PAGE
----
The researchers also found an unusual pattern of increases in both anti-inflammatory IL-10 as well as pro-inflammatory TNF-α, IFN-γ, IL-1β, IL-6, IL-8, with simultaneous decreases in the pro-inflammatory IL-12. While overall there are inconsistencies across studies on the influence of meditative practices on the immune system, it is also important to bear in mind that these studies tend to differ with respect to the type of intervention (e.g., Kundalini yoga vs. MBSR vs. Tai Chi), population (e.g., clinical vs. non-clinical), setting, design and other methodological factors; these differences lead to complexities involved in interpreting cytokine and other biomarker samples.
Having said that, pro- and anti-inflammatory response modulations may be adaptive depending on the context, for instance in chronically inflamed body states versus non-inflamed healthy normals. It is likely that in relatively healthy adults, intense yogic and meditative practices recruit an integrate brain-body response, resulting in enhanced pro- and anti-inflammatory signaling processes, which on the one hand support an upregulated vigorous immunological surveillance system, while on the other hand concomitantly promote high expression of the anti-inflammatory ‘‘break’’ such as IL-10.
Overall, the biological findings in the above-mentioned study correlate with enhanced stress resilience and well-being. At the end of an intensive three-month yoga-meditation retreat, the increased BDNF signaling and increased CAR were likely related to improved neurogenesis and/or neuroplasticity, and to enhanced alertness and readiness for mind-body engagement, respectively, while the higher levels of anti- and pro-inflammatory cytokines suggested better immunological readiness. Further research should attempt to investigate the role of other contextual factors (e.g., social dynamics, diet, natural environment, relative impact of a revered spiritual teacher etc.) impacting the expression and regulation of these biological processes.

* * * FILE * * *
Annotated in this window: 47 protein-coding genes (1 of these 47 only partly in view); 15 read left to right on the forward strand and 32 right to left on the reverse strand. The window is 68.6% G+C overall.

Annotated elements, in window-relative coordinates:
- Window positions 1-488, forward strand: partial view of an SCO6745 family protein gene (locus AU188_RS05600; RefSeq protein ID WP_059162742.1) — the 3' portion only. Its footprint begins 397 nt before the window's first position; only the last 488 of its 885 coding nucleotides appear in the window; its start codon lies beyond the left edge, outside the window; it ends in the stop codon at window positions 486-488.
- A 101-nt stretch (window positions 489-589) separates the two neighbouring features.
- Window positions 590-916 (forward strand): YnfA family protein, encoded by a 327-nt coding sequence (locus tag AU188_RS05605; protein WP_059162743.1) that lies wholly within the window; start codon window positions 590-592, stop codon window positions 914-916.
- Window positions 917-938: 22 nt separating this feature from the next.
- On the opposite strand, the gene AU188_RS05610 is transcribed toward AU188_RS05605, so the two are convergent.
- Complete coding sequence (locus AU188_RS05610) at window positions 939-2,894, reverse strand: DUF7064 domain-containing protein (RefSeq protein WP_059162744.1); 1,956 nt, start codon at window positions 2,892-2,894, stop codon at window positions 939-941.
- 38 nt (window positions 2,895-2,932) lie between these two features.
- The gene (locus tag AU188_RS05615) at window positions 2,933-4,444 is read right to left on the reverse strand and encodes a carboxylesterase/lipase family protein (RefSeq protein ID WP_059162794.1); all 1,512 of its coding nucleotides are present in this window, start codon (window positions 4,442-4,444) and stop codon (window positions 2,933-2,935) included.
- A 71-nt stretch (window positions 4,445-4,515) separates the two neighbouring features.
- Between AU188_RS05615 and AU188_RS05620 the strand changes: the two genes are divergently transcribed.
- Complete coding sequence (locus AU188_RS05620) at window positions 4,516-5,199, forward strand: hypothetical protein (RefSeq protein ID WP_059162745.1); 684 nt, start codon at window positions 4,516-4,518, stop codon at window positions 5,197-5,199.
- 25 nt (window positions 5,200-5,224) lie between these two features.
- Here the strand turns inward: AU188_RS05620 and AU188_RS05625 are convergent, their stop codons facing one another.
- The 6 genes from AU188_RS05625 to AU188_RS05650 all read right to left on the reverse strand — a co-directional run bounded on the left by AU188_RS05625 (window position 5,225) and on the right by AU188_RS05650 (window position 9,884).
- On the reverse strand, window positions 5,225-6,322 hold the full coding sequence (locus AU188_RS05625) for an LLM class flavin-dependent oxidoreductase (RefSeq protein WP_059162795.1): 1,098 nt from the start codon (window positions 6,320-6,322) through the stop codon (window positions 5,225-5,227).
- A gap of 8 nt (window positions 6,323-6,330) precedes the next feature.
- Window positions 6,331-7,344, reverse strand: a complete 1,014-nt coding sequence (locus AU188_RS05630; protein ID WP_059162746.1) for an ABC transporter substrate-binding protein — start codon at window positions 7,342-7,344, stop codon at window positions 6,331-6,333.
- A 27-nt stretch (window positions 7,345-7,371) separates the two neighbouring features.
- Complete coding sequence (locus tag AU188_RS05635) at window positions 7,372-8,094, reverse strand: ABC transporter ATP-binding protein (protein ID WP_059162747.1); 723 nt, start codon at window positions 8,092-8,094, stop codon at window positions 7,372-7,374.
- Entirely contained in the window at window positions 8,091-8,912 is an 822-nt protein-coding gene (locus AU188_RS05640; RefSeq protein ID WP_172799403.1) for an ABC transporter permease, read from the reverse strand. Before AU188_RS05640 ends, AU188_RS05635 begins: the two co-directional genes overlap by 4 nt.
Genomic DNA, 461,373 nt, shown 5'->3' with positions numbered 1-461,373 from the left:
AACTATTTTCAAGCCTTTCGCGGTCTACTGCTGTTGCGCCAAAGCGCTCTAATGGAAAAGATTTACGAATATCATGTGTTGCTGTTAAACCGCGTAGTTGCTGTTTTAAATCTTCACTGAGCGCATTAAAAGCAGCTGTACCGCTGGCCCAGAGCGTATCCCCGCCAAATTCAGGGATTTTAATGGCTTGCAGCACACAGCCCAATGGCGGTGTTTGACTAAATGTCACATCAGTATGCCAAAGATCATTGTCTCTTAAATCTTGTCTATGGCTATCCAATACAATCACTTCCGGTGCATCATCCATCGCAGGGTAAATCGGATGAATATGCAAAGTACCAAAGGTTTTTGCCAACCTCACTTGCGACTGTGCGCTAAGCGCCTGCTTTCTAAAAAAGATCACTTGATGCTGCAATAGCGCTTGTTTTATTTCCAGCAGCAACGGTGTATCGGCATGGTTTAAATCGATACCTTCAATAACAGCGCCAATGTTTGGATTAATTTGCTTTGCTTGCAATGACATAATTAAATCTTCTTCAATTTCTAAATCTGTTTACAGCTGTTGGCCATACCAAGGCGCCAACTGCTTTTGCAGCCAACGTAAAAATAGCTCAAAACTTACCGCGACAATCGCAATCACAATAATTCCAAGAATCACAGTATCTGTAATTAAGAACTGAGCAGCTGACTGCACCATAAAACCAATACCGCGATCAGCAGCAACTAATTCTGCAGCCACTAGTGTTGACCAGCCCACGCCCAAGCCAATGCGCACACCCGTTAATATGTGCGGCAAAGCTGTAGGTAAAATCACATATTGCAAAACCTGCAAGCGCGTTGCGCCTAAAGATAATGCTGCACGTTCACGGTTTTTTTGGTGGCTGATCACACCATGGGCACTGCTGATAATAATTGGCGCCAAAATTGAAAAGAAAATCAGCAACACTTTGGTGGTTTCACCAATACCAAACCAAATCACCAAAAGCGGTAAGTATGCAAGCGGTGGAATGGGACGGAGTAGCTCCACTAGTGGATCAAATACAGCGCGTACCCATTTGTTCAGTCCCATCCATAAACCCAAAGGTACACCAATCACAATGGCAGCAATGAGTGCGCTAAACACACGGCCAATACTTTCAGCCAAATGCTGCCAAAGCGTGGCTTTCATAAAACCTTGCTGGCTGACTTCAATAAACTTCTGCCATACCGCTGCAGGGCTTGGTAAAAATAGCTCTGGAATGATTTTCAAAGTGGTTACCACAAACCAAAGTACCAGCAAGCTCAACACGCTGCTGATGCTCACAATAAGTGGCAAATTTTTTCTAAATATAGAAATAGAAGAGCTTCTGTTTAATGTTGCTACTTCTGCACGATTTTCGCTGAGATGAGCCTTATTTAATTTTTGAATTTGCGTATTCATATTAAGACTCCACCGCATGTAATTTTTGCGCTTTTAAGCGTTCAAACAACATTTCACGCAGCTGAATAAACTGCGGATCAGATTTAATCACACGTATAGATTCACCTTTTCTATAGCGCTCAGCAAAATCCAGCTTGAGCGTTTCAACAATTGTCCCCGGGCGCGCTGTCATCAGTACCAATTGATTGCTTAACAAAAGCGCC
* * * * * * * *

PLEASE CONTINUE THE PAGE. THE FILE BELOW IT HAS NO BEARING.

To conclude, it is evident that meditation exerts beneficial effects on the brain. Particularly important to mental disorders, when meditation is used as a therapeutic intervention, it contributes to improving mental states and cognitive abilities by influencing several key biological factors crucial for normal brain functioning.
- Cahn, B.R., Goodman, M.S., Peterson, C.T., Maturi, R., Mills, P.J. (2017). Yoga, Meditation and Mind-Body Health: Increased BDNF, Cortisol Awakening Response, and Altered Inflammatory Marker Expression after a 3-Month Yoga and Meditation Retreat. Front Hum Neurosci, 11:315. doi: 10.3389/fnhum.2017.00315
- Dutta, A., McKie, S., Downey, D. et al. (2019). Regional default mode network connectivity in major depressive disorder: modulation by acute intravenous citalopram. Transl Psychiatry 9, 116. doi: org/10.1038/s41398-019-0447-0
- Heuschkel, K., & Kuypers, K.P.C. (2020). Depression, Mindfulness, and Psilocybin: Possible Complementary Effects of Mindfulness Meditation and Psilocybin in the Treatment of Depression. A Review. Front. Psychiatry, 11:224. doi: 10.3389/fpsyt.2020.00224
- Zeidan, F., Johnson, S., Diamond, B., David, Z., & Goolkasian, P. (2010). Mindfulness meditation improves cognition: Evidence of brief mental training. Consciousness and Cognition, 19, 597-605. doi: org/10.1016/j.concog.2010.03.014